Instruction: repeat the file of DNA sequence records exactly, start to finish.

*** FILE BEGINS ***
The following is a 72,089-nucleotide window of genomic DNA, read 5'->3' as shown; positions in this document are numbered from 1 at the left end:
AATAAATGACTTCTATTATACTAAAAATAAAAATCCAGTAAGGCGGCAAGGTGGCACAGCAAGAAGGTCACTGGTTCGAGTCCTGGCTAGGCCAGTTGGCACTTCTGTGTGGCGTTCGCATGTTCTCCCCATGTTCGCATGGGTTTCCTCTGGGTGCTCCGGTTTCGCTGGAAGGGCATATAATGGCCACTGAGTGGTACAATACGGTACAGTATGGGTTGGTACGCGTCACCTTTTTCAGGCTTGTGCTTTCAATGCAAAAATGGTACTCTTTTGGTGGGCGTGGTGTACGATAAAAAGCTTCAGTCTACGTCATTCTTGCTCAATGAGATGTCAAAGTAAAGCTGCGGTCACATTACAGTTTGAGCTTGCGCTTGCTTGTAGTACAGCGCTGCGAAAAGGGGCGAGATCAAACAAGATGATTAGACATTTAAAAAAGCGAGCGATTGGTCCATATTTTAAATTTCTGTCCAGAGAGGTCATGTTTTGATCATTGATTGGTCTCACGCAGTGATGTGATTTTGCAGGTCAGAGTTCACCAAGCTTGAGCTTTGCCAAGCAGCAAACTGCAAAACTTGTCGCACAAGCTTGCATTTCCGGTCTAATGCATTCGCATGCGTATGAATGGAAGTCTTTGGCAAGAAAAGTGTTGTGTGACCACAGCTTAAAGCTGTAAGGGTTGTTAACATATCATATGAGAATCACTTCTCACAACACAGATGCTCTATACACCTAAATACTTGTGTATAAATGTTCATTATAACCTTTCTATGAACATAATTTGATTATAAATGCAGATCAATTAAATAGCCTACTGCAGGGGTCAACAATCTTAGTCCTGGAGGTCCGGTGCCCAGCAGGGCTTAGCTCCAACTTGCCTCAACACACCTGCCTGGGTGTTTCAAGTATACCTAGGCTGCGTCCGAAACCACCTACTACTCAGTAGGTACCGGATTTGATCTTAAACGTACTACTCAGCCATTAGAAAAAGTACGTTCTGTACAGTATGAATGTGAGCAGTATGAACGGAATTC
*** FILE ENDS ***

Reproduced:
The following is a 72,089-nucleotide window of genomic DNA, read 5'->3' as shown; positions in this document are numbered from 1 at the left end:
AATAAATGACTTCTATTATACTAAAAATAAAAATCCAGTAAGGCGGCAAGGTGGCACAGCAAGAAGGTCACTGGTTCGAGTCCTGGCTAGGCCAGTTGGCACTTCTGTGTGGCGTTCGCATGTTCTCCCCATGTTCGCATGGGTTTCCTCTGGGTGCTCCGGTTTCGCTGGAAGGGCATATAATGGCCACTGAGTGGTACAATACGGTACAGTATGGGTTGGTACGCGTCACCTTTTTCAGGCTTGTGCTTTCAATGCAAAAATGGTACTCTTTTGGTGGGCGTGGTGTACGATAAAAAGCTTCAGTCTACGTCATTCTTGCTCAATGAGATGTCAAAGTAAAGCTGCGGTCACATTACAGTTTGAGCTTGCGCTTGCTTGTAGTACAGCGCTGCGAAAAGGGGCGAGATCAAACAAGATGATTAGACATTTAAAAAAGCGAGCGATTGGTCCATATTTTAAATTTCTGTCCAGAGAGGTCATGTTTTGATCATTGATTGGTCTCACGCAGTGATGTGATTTTGCAGGTCAGAGTTCACCAAGCTTGAGCTTTGCCAAGCAGCAAACTGCAAAACTTGTCGCACAAGCTTGCATTTCCGGTCTAATGCATTCGCATGCGTATGAATGGAAGTCTTTGGCAAGAAAAGTGTTGTGTGACCACAGCTTAAAGCTGTAAGGGTTGTTAACATATCATATGAGAATCACTTCTCACAACACAGATGCTCTATACACCTAAATACTTGTGTATAAATGTTCATTATAACCTTTCTATGAACATAATTTGATTATAAATGCAGATCAATTAAATAGCCTACTGCAGGGGTCAACAATCTTAGTCCTGGAGGTCCGGTGCCCAGCAGGGCTTAGCTCCAACTTGCCTCAACACACCTGCCTGGGTGTTTCAAGTATACCTAGGCTGCGTCCGAAACCACCTACTACTCAGTAGGTACCGGATTTGATCTTAAACGTACTACTCAGCCATTAGAAAAAGTACGTTCTGTACAGTATGAATGTGAGCAGTATGAACGGAATTC